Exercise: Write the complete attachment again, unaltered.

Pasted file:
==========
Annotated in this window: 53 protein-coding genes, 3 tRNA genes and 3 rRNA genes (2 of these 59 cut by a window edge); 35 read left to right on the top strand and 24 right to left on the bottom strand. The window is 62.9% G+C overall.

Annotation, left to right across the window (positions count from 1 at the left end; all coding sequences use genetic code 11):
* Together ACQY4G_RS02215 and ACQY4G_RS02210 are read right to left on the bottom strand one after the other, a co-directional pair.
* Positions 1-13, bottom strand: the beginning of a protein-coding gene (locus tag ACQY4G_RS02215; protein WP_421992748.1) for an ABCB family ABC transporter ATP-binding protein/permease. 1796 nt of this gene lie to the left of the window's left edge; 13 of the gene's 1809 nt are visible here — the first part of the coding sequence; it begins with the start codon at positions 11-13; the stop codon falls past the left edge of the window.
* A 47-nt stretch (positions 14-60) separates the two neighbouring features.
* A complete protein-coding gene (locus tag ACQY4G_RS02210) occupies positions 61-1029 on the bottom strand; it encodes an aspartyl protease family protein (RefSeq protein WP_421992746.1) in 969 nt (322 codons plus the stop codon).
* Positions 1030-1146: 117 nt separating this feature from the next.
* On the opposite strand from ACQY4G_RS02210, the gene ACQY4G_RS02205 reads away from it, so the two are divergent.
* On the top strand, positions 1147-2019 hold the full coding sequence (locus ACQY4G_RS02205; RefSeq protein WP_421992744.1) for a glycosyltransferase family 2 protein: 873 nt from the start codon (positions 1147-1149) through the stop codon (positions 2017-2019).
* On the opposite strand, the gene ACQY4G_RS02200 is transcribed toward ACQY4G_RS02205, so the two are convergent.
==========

Annotated in this window: 53 protein-coding genes, 3 tRNA genes and 3 rRNA genes (2 of these 59 cut by a window edge); 35 read left to right on the top strand and 24 right to left on the bottom strand. The window is 62.9% G+C overall.

Annotation, left to right across the window (positions count from 1 at the left end; all coding sequences use genetic code 11):
* Together ACQY4G_RS02215 and ACQY4G_RS02210 are read right to left on the bottom strand one after the other, a co-directional pair.
* Positions 1-13, bottom strand: the beginning of a protein-coding gene (locus tag ACQY4G_RS02215; protein WP_421992748.1) for an ABCB family ABC transporter ATP-binding protein/permease. 1796 nt of this gene lie to the left of the window's left edge; 13 of the gene's 1809 nt are visible here — the first part of the coding sequence; it begins with the start codon at positions 11-13; the stop codon falls past the left edge of the window.
* A 47-nt stretch (positions 14-60) separates the two neighbouring features.
* A complete protein-coding gene (locus tag ACQY4G_RS02210) occupies positions 61-1029 on the bottom strand; it encodes an aspartyl protease family protein (RefSeq protein WP_421992746.1) in 969 nt (322 codons plus the stop codon).
* Positions 1030-1146: 117 nt separating this feature from the next.
* On the opposite strand from ACQY4G_RS02210, the gene ACQY4G_RS02205 reads away from it, so the two are divergent.
* On the top strand, positions 1147-2019 hold the full coding sequence (locus ACQY4G_RS02205; RefSeq protein WP_421992744.1) for a glycosyltransferase family 2 protein: 873 nt from the start codon (positions 1147-1149) through the stop codon (positions 2017-2019).
* On the opposite strand, the gene ACQY4G_RS02200 is transcribed toward ACQY4G_RS02205, so the two are convergent.